Directions to Rock Island.

It’s even on Google maps! It’s located behind a sound wall near Highway 100 and Minnetonka Boulevard in St. Louis Park, MN.

  • From Highway 100, go east on Minnetonka Boulevard
  • Turn left on Salem Avenue
  • Turn left on W 29th Street
  • Turn right on Toledo Avenue South
  • The park is on the west side of Toledo Avenue on the 2800 block, under the trees near the wall
You can’t see the park from the street, it is lower than street level.

Walk towards the clump of trees near sound wall. There may be a slightly worn path through the grass.

You will come up to a small set of stairs that leads you down into the park.

Key Supporters

Michael Periolat, St. Louis Park resident
Resident Michael Periolat is interested in a grassroots movement to preserve Rock Island.

Growing up just four blocks from this park, Michael never knew it existed.

After buying his own home nearby, he discovered the park and is encouraging others to step forward to support preservation of this rare 1939 Lilac Way park.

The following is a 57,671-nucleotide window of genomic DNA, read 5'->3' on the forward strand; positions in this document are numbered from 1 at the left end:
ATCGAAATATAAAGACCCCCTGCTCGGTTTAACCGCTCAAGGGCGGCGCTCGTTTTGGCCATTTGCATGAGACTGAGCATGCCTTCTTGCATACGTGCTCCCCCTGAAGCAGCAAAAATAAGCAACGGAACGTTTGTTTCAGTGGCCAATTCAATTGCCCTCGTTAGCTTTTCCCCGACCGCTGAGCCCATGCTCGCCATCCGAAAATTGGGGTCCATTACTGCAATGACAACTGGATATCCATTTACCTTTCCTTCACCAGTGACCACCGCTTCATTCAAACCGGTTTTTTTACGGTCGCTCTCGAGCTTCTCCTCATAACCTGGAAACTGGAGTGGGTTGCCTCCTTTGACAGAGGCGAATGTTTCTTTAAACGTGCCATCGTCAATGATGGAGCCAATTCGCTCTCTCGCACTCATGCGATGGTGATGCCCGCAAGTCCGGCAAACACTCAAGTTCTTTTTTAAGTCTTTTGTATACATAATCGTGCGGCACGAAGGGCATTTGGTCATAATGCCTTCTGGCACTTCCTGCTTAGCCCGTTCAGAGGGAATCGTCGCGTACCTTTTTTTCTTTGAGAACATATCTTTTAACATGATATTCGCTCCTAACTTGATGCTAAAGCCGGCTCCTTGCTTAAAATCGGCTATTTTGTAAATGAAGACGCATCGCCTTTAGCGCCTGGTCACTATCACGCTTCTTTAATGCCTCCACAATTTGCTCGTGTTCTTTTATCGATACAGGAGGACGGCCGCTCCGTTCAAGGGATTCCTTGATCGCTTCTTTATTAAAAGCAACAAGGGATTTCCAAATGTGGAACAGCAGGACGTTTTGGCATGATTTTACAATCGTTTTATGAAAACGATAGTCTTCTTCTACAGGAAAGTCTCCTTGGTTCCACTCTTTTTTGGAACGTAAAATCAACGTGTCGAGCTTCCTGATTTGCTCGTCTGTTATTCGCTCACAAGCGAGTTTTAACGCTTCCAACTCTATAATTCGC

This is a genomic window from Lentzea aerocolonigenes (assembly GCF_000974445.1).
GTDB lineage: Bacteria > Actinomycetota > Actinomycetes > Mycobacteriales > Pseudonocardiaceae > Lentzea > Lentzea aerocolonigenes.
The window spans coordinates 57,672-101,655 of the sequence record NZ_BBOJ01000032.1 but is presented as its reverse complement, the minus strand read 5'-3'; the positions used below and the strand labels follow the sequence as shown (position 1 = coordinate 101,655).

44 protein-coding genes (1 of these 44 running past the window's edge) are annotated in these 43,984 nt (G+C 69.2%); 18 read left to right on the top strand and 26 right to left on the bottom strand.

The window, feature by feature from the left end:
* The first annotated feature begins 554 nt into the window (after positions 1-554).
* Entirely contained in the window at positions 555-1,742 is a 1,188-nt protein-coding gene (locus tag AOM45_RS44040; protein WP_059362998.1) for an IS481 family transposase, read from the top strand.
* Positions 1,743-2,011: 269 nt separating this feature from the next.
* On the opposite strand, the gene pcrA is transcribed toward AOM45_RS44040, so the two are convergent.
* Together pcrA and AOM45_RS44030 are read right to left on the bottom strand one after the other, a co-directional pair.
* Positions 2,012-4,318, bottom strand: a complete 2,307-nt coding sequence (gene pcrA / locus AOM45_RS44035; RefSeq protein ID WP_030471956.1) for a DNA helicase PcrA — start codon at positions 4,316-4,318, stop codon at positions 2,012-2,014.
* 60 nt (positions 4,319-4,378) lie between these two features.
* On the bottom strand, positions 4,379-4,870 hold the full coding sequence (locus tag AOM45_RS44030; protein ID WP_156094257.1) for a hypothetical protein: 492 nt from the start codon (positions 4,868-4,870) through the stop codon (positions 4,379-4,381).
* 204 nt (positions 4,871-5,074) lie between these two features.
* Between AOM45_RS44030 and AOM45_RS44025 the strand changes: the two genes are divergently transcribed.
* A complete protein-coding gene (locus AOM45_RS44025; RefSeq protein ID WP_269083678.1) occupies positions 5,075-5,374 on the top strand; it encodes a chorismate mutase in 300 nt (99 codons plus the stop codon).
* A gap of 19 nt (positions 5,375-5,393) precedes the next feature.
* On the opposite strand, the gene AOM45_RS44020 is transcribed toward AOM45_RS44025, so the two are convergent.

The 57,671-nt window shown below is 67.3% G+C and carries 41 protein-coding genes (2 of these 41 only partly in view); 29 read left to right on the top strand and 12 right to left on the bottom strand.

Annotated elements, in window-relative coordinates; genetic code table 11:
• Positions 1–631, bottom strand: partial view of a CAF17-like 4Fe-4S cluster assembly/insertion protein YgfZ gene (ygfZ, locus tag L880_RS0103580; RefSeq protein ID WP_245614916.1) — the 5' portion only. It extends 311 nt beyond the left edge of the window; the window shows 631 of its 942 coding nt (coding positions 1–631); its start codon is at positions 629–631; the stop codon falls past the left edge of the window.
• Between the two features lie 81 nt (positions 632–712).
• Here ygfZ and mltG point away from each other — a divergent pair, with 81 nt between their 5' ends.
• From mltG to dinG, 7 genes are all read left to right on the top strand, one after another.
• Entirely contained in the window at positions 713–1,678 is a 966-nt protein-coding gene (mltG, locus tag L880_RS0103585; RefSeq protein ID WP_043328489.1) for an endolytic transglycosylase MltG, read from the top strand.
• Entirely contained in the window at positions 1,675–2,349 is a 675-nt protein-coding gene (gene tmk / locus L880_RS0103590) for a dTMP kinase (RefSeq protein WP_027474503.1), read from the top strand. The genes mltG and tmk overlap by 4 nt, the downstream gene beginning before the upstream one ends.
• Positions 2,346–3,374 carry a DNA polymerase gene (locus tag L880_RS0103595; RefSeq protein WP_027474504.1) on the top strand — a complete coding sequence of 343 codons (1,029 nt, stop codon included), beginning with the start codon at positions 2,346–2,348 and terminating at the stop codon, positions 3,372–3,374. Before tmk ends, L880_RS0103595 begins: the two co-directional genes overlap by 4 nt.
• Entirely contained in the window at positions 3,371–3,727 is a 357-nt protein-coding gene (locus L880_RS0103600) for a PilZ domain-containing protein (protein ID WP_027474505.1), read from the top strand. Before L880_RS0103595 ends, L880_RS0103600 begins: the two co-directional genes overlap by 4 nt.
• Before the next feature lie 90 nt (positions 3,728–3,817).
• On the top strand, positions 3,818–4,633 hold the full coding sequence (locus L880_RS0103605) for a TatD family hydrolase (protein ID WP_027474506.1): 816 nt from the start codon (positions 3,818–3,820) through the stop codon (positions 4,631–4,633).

Margaret Rog, St. Louis Park City Council Member, Ward 1
Margaret Rog, SLP Council Member has
  • proposed to colleagues that they discuss a commitment of resources to this park
  • raised issue of preserving park as a potential study session topic
  • recommended encouraging project supporters to email, meet with and contact council members, to increase chances of moving it forward
  • requested community feedback re: The City of SLP making a modest investment to preserve the historic area for kids, families, seniors and others to enjoy
Diane Steen-Hinderlie, St. Louis Park resident
Diane Steen-Hinderlie and her husband John Olson have